EQC Act Changes AnnouncedEarthquake Commission
The Minister Responsible for the Earthquake Commission Megan Woods has today announced changes to the EQC scheme.
“Cabinet has carefully considered the proposals regarding changes to the Earthquake Commission Act,” Megan Woods said.
“The changes that we have agreed on will improve how the Act functions and enable the scheme to work more effectively for future natural disasters. These are widely agreed, common sense changes that can be made before the independent inquiry into EQC. I’ve asked for them to be brought forward so that, if the worst did happen and we had a major event shortly, these changes will have been made.
“The changes simplify and speed up the claims process, and resolve issues with the EQC Act that have previously been identified by the Ombudsman and the Canterbury Earthquakes Royal Commission.”
“These changes include:
- Increasing the cap limit on EQC residential building cover to $150,000 (plus GST).
- Enabling EQC to accept claim notifications for up to two years after a natural disaster, rather than the current three-month time limit for such notifications.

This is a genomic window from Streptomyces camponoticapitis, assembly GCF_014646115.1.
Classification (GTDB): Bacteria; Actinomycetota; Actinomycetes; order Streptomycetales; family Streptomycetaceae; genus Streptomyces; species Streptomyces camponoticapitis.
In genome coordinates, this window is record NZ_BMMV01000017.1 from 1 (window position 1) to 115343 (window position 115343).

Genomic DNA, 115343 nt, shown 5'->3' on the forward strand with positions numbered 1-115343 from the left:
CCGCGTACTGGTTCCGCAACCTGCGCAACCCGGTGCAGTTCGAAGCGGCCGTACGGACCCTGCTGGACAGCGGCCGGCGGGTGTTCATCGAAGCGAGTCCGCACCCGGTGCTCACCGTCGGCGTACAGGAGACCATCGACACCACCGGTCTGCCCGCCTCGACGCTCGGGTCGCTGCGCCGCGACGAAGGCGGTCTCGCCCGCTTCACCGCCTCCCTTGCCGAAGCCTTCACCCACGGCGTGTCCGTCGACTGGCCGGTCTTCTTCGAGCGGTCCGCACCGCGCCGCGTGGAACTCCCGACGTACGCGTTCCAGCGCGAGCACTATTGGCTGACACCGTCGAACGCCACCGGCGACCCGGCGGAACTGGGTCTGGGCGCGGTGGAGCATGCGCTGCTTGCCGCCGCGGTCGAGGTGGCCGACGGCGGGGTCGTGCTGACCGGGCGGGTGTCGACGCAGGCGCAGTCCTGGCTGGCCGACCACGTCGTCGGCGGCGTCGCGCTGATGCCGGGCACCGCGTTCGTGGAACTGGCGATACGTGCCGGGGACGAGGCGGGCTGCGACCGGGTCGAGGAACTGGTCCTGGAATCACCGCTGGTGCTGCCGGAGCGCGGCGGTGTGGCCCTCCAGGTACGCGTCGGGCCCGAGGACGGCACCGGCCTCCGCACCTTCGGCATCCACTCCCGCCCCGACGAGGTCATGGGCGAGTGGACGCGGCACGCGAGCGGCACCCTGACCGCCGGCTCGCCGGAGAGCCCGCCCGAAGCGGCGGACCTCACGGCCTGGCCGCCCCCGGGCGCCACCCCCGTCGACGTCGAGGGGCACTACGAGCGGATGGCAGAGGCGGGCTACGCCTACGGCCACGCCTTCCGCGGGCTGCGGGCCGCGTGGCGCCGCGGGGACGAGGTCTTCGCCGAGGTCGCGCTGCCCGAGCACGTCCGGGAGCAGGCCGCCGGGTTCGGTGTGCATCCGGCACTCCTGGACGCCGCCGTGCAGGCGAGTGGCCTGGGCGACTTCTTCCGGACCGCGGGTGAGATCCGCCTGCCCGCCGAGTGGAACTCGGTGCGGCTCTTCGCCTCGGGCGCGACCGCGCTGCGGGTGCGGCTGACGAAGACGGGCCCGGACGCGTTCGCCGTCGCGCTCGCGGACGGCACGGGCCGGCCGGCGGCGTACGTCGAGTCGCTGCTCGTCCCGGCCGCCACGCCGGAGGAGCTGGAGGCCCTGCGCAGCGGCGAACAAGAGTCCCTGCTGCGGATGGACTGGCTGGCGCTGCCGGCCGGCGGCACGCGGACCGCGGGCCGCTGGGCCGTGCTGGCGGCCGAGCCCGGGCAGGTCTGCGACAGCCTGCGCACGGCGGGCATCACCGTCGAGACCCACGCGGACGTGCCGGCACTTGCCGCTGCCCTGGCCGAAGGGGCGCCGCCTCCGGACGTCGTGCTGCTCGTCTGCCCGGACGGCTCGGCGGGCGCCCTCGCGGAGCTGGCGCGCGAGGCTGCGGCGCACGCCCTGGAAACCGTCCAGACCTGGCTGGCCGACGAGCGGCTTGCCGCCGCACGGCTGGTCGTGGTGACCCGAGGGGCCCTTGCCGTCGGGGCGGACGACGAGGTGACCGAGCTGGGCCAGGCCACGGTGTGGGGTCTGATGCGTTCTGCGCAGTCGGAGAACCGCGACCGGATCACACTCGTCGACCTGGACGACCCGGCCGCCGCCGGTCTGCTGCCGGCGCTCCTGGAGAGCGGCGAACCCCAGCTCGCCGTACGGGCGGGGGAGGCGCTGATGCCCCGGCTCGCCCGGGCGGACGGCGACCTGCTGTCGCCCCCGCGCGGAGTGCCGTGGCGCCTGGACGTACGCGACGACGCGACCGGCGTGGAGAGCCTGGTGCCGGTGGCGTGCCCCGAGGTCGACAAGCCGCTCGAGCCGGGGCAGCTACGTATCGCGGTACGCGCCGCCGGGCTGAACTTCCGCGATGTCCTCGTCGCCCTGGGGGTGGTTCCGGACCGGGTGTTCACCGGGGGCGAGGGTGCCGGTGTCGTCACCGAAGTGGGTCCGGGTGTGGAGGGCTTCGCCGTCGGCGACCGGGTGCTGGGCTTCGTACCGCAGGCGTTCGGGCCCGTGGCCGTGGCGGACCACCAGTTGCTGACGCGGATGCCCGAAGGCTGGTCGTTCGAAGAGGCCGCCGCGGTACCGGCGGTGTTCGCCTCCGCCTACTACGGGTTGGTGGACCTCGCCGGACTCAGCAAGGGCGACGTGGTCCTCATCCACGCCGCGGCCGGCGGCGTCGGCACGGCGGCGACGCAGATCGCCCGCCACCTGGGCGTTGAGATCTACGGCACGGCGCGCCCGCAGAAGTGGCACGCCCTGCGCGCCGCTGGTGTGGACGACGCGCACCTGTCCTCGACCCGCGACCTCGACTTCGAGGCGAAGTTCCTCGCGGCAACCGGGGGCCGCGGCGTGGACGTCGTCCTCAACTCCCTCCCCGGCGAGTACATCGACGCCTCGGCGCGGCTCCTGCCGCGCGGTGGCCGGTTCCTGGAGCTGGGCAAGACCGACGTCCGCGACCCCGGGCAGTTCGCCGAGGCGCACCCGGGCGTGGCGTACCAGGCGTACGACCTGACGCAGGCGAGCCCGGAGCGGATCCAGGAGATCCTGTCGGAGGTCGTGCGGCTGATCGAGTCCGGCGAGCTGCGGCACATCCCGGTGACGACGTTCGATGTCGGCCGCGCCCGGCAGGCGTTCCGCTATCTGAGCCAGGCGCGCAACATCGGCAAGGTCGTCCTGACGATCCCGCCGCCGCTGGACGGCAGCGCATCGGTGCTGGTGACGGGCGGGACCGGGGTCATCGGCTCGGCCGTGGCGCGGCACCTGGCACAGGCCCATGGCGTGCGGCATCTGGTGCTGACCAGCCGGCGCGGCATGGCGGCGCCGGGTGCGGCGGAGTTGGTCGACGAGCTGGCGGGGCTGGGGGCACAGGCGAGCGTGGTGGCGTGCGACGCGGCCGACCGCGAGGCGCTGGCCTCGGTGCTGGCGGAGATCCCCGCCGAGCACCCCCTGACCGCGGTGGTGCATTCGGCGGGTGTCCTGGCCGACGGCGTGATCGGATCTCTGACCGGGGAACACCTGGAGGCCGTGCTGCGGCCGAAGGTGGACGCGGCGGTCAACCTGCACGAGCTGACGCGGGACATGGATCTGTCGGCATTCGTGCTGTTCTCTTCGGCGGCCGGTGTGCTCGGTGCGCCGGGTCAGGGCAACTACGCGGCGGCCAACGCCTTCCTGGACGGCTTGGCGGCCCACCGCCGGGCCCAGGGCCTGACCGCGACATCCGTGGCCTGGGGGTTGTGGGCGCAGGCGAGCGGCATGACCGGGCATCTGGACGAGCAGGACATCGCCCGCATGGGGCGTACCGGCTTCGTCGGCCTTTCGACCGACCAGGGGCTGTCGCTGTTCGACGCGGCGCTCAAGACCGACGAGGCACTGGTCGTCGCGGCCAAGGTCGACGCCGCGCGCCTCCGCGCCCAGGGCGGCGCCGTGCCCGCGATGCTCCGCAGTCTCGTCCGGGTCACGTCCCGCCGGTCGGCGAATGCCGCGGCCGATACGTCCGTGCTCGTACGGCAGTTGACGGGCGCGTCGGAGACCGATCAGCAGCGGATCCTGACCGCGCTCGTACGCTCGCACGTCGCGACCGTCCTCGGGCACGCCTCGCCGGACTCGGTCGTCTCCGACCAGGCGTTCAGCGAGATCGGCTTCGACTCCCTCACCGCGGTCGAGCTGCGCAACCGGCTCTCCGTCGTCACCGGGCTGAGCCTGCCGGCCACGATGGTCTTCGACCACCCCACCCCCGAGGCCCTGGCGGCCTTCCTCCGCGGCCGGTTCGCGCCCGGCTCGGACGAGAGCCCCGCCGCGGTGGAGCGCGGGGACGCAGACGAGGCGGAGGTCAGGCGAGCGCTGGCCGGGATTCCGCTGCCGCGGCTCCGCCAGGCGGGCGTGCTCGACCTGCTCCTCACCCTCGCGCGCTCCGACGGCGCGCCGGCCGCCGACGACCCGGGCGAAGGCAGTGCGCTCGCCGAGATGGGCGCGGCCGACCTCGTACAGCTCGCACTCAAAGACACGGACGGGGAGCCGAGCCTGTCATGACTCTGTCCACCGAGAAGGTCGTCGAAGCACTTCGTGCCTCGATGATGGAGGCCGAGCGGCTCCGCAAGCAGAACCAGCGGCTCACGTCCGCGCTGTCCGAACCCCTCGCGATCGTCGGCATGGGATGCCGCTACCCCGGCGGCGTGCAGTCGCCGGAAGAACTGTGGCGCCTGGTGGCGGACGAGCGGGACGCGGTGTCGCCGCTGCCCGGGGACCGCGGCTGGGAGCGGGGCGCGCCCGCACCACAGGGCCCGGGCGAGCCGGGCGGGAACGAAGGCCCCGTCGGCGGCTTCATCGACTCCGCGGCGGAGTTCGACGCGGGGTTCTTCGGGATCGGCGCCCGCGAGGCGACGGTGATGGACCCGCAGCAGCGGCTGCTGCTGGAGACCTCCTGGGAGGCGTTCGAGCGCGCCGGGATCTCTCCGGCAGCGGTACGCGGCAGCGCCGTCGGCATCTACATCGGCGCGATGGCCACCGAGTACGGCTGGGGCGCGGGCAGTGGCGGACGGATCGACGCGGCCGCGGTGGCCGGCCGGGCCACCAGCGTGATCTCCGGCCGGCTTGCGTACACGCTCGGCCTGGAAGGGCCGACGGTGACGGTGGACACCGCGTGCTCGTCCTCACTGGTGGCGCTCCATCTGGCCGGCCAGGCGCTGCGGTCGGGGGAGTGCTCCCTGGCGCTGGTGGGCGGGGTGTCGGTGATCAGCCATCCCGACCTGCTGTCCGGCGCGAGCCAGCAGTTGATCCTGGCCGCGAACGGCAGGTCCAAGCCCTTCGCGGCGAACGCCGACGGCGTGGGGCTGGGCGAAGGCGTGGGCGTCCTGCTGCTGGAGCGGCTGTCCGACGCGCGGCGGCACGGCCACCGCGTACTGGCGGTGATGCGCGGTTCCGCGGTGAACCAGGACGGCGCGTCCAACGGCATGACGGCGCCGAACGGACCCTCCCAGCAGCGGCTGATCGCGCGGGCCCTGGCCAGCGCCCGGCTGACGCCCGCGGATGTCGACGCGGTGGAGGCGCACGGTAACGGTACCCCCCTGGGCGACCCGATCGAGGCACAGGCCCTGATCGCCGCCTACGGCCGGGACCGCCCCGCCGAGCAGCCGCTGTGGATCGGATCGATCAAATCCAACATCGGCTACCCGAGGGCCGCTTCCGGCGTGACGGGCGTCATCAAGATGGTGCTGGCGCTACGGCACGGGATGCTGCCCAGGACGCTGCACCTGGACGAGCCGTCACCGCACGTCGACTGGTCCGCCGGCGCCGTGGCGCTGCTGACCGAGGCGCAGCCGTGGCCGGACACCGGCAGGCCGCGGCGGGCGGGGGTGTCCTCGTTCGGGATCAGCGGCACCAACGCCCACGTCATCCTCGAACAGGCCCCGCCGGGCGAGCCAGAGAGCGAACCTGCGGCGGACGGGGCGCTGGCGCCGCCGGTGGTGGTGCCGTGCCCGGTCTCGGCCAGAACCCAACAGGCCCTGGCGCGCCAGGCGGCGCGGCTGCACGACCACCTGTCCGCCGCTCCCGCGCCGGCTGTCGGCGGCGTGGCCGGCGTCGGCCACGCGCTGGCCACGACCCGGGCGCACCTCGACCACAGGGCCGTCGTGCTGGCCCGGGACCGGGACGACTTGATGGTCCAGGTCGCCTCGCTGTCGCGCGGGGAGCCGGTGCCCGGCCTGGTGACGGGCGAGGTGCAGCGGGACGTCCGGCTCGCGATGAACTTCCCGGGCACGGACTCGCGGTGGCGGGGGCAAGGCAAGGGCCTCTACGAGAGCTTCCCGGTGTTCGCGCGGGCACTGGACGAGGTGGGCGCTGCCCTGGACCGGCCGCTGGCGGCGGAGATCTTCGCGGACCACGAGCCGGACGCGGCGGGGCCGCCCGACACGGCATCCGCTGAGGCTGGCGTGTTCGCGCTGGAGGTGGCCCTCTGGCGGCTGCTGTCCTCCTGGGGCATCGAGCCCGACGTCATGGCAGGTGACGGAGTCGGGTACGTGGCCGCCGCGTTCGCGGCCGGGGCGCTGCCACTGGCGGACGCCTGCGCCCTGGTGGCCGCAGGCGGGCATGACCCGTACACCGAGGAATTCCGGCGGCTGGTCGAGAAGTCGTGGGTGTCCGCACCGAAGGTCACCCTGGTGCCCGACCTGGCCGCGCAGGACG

- Removing EQC insurance cover for contents.
- Clarifying EQC’s authority to share information to support the implementation of the EQC Act and settlement of insurance claims and where this is in the public interest and safety (A recommendation of the Canterbury Earthquakes Royal Commission).
“Removing cover for contents will increase EQC’s ability to allocate more resources when responding to a natural disaster and help reduce any delays in resolving residential building and land damage claims.
“Government has talked to the insurers and indication is that that private insurance cover for contents will continue to be available at a reasonable cost.
“It is expected that this change, and the increase to the cap limit for EQC residential building cover, will come into effect on 1 July 2019. Ministers have discussed this timing with Treasury, EQC and the Insurance Council of New Zealand.
“These are changes that can be made now without having to wait for the outcome of the upcoming inquiry,” said Megan Woods.
All of the proposed changes will still be subject to the New Zealand legislative process with passage of the legislation expected by the end of December 2018.